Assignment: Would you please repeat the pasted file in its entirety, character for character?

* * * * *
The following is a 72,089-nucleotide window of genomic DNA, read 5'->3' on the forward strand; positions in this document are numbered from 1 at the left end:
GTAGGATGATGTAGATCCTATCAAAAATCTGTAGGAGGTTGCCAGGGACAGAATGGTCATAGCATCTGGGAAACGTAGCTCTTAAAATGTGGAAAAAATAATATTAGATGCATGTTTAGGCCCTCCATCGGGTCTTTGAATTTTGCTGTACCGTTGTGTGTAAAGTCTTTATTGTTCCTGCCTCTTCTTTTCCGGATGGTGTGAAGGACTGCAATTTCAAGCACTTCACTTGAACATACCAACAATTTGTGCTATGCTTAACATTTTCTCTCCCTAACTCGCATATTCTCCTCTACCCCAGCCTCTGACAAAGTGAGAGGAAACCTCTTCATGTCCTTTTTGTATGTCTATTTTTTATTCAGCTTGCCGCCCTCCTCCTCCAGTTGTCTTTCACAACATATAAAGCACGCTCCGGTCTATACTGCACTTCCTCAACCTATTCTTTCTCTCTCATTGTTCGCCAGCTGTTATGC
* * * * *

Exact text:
The following is a 72,089-nucleotide window of genomic DNA, read 5'->3' on the forward strand; positions in this document are numbered from 1 at the left end:
GTAGGATGATGTAGATCCTATCAAAAATCTGTAGGAGGTTGCCAGGGACAGAATGGTCATAGCATCTGGGAAACGTAGCTCTTAAAATGTGGAAAAAATAATATTAGATGCATGTTTAGGCCCTCCATCGGGTCTTTGAATTTTGCTGTACCGTTGTGTGTAAAGTCTTTATTGTTCCTGCCTCTTCTTTTCCGGATGGTGTGAAGGACTGCAATTTCAAGCACTTCACTTGAACATACCAACAATTTGTGCTATGCTTAACATTTTCTCTCCCTAACTCGCATATTCTCCTCTACCCCAGCCTCTGACAAAGTGAGAGGAAACCTCTTCATGTCCTTTTTGTATGTCTATTTTTTATTCAGCTTGCCGCCCTCCTCCTCCAGTTGTCTTTCACAACATATAAAGCACGCTCCGGTCTATACTGCACTTCCTCAACCTATTCTTTCTCTCTCATTGTTCGCCAGCTGTTATGC